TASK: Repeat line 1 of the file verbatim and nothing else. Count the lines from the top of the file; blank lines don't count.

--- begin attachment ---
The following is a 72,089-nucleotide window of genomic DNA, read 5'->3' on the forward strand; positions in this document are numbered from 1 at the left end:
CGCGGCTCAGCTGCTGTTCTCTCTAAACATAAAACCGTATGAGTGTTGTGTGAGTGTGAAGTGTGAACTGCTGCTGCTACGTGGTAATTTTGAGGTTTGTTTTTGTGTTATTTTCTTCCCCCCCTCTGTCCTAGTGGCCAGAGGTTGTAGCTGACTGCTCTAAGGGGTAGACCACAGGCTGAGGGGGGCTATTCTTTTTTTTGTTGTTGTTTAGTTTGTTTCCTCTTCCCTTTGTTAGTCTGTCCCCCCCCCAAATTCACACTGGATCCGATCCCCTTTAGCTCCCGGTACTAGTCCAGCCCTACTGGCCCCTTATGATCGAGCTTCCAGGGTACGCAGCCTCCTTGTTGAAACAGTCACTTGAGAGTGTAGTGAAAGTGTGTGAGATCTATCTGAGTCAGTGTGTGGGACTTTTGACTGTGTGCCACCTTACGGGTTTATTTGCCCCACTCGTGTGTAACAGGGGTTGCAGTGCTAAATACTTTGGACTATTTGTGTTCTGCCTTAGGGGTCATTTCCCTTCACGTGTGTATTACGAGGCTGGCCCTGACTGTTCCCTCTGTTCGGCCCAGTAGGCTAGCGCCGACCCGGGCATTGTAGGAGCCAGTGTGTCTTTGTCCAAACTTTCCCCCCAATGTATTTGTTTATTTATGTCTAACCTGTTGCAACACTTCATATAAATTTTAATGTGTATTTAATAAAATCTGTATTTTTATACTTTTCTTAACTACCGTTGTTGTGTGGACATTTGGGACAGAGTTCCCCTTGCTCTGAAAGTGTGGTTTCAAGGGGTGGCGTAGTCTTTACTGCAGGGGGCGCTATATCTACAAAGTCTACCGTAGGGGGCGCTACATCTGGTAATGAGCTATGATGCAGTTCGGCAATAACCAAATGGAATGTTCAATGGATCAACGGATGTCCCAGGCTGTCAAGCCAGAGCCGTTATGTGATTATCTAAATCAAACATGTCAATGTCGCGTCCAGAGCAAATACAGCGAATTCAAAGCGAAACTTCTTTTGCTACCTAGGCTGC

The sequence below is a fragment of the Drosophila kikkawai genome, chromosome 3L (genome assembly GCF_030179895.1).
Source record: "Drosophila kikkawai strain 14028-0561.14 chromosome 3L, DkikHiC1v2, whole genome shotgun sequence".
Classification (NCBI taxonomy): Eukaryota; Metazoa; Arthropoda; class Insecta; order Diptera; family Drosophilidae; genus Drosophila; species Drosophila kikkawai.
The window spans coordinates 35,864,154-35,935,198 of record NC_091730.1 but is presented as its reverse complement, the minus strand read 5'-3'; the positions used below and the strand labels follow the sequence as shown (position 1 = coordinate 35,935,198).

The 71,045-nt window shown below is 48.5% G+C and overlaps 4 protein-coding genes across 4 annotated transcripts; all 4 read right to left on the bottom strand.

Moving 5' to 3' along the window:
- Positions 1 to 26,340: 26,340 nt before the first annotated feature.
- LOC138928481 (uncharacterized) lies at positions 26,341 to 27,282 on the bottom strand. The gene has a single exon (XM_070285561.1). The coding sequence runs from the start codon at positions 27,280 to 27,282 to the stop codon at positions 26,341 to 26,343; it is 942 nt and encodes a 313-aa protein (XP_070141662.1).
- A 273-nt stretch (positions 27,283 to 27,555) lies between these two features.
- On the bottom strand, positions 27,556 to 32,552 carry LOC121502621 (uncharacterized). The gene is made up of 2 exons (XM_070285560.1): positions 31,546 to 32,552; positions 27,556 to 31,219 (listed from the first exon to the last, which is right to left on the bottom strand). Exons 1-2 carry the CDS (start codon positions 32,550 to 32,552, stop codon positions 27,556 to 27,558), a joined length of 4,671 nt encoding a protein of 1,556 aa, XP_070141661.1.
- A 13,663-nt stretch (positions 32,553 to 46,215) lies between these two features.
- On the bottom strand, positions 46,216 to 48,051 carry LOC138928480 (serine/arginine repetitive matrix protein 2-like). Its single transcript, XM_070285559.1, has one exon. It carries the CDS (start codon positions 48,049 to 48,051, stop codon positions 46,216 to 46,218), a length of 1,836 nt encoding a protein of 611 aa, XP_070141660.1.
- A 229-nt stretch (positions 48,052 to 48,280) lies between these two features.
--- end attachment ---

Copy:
The following is a 72,089-nucleotide window of genomic DNA, read 5'->3' on the forward strand; positions in this document are numbered from 1 at the left end: